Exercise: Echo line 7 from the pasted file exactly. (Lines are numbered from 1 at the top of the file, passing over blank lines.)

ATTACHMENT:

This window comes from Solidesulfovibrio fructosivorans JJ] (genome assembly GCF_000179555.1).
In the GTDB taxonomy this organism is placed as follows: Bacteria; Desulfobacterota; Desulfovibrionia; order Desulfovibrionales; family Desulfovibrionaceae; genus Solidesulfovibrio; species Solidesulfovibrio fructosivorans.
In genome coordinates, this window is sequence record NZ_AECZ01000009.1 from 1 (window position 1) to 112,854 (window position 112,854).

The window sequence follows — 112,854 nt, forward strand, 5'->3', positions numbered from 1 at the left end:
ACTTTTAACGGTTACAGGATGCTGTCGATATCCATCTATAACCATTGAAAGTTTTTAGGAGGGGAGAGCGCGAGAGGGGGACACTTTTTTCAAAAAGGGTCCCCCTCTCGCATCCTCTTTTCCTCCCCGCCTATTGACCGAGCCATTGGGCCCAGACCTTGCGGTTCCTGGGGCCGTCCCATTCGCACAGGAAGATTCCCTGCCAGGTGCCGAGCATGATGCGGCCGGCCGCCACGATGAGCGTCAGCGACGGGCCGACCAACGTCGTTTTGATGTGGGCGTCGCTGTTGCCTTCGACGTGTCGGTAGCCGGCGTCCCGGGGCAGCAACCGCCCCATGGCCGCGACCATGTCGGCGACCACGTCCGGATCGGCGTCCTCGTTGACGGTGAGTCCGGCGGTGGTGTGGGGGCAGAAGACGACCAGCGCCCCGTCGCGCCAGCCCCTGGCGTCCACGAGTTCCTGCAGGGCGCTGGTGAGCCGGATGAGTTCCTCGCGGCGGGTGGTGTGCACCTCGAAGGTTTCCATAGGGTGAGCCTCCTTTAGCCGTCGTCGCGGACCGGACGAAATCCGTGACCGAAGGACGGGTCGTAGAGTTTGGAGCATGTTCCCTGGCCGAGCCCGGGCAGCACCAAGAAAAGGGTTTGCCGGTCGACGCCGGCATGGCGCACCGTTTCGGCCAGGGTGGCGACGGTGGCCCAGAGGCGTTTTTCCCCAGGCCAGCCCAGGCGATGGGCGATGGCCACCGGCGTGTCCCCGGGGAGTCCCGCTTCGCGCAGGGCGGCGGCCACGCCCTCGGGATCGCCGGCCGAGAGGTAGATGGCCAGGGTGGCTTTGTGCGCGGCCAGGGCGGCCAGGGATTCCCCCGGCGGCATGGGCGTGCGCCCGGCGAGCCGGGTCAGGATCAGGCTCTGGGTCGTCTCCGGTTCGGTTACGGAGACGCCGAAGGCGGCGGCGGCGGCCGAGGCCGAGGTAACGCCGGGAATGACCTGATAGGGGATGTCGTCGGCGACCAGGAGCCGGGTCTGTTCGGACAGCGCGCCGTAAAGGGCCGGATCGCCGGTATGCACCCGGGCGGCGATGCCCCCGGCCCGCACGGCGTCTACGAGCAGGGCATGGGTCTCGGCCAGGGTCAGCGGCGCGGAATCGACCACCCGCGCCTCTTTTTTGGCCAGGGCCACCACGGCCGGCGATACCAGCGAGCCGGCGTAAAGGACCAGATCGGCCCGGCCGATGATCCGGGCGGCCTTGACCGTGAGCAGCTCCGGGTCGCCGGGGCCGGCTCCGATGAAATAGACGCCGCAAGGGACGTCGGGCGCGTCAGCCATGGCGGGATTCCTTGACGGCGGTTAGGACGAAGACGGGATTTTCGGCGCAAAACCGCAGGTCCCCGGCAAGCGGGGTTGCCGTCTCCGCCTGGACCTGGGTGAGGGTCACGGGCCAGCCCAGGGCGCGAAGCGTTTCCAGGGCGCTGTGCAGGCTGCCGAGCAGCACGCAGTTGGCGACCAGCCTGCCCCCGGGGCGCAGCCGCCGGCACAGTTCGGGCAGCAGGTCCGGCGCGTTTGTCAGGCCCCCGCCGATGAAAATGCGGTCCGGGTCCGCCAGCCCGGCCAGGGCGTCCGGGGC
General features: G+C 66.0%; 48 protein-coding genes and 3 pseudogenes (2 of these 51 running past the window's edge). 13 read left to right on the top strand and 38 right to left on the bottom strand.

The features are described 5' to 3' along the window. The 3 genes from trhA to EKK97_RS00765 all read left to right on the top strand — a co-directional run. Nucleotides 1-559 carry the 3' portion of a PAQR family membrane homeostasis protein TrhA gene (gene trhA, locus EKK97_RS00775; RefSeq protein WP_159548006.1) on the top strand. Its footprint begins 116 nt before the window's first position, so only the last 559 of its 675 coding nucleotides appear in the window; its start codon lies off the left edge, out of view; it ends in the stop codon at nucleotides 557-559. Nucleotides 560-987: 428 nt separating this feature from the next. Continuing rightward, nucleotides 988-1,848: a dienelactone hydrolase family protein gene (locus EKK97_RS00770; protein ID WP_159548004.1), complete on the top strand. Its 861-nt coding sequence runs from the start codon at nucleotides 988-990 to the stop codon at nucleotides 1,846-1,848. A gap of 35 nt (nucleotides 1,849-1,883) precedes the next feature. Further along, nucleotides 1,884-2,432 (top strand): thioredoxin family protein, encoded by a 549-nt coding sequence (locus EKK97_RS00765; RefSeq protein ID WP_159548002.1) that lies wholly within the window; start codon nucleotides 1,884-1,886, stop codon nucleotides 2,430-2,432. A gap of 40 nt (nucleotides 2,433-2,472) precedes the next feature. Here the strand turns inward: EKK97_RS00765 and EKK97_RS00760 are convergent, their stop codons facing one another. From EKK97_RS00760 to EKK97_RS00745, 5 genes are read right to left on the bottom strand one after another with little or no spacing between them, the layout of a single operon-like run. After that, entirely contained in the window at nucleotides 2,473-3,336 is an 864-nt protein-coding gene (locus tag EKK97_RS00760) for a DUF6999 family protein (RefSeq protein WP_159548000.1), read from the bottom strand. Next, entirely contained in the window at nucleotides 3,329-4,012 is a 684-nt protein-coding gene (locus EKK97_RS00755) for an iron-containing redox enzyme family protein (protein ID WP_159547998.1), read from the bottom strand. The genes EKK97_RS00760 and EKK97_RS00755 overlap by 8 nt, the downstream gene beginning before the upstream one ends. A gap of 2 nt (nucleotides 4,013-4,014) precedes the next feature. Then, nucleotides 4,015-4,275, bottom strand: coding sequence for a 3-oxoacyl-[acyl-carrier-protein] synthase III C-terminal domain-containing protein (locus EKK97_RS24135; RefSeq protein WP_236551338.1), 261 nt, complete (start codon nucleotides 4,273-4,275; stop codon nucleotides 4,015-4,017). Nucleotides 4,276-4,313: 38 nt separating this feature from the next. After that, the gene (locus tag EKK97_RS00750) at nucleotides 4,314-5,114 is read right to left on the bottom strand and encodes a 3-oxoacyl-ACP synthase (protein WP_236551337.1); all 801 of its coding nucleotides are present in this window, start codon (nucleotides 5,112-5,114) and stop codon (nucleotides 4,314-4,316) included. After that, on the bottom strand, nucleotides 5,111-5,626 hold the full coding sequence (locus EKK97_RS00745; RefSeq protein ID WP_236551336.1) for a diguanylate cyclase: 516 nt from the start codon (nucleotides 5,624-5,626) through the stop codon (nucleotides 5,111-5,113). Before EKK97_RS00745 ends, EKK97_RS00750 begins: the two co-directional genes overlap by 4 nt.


The features are described 5' to 3' along the window. The 3 genes from trhA to EKK97_RS00765 all read left to right on the top strand — a co-directional run. Nucleotides 1-559 carry the 3' portion of a PAQR family membrane homeostasis protein TrhA gene (gene trhA, locus EKK97_RS00775; RefSeq protein WP_159548006.1) on the top strand. Its footprint begins 116 nt before the window's first position, so only the last 559 of its 675 coding nucleotides appear in the window; its start codon lies off the left edge, out of view; it ends in the stop codon at nucleotides 557-559. Nucleotides 560-987: 428 nt separating this feature from the next. Continuing rightward, nucleotides 988-1,848: a dienelactone hydrolase family protein gene (locus EKK97_RS00770; protein ID WP_159548004.1), complete on the top strand. Its 861-nt coding sequence runs from the start codon at nucleotides 988-990 to the stop codon at nucleotides 1,846-1,848. A gap of 35 nt (nucleotides 1,849-1,883) precedes the next feature. Further along, nucleotides 1,884-2,432 (top strand): thioredoxin family protein, encoded by a 549-nt coding sequence (locus EKK97_RS00765; RefSeq protein ID WP_159548002.1) that lies wholly within the window; start codon nucleotides 1,884-1,886, stop codon nucleotides 2,430-2,432. A gap of 40 nt (nucleotides 2,433-2,472) precedes the next feature. Here the strand turns inward: EKK97_RS00765 and EKK97_RS00760 are convergent, their stop codons facing one another. From EKK97_RS00760 to EKK97_RS00745, 5 genes are read right to left on the bottom strand one after another with little or no spacing between them, the layout of a single operon-like run. After that, entirely contained in the window at nucleotides 2,473-3,336 is an 864-nt protein-coding gene (locus tag EKK97_RS00760) for a DUF6999 family protein (RefSeq protein WP_159548000.1), read from the bottom strand. Next, entirely contained in the window at nucleotides 3,329-4,012 is a 684-nt protein-coding gene (locus EKK97_RS00755) for an iron-containing redox enzyme family protein (protein ID WP_159547998.1), read from the bottom strand. The genes EKK97_RS00760 and EKK97_RS00755 overlap by 8 nt, the downstream gene beginning before the upstream one ends. A gap of 2 nt (nucleotides 4,013-4,014) precedes the next feature. Then, nucleotides 4,015-4,275, bottom strand: coding sequence for a 3-oxoacyl-[acyl-carrier-protein] synthase III C-terminal domain-containing protein (locus EKK97_RS24135; RefSeq protein WP_236551338.1), 261 nt, complete (start codon nucleotides 4,273-4,275; stop codon nucleotides 4,015-4,017). Nucleotides 4,276-4,313: 38 nt separating this feature from the next. After that, the gene (locus tag EKK97_RS00750) at nucleotides 4,314-5,114 is read right to left on the bottom strand and encodes a 3-oxoacyl-ACP synthase (protein WP_236551337.1); all 801 of its coding nucleotides are present in this window, start codon (nucleotides 5,112-5,114) and stop codon (nucleotides 4,314-4,316) included. After that, on the bottom strand, nucleotides 5,111-5,626 hold the full coding sequence (locus EKK97_RS00745; RefSeq protein ID WP_236551336.1) for a diguanylate cyclase: 516 nt from the start codon (nucleotides 5,624-5,626) through the stop codon (nucleotides 5,111-5,113). Before EKK97_RS00745 ends, EKK97_RS00750 begins: the two co-directional genes overlap by 4 nt.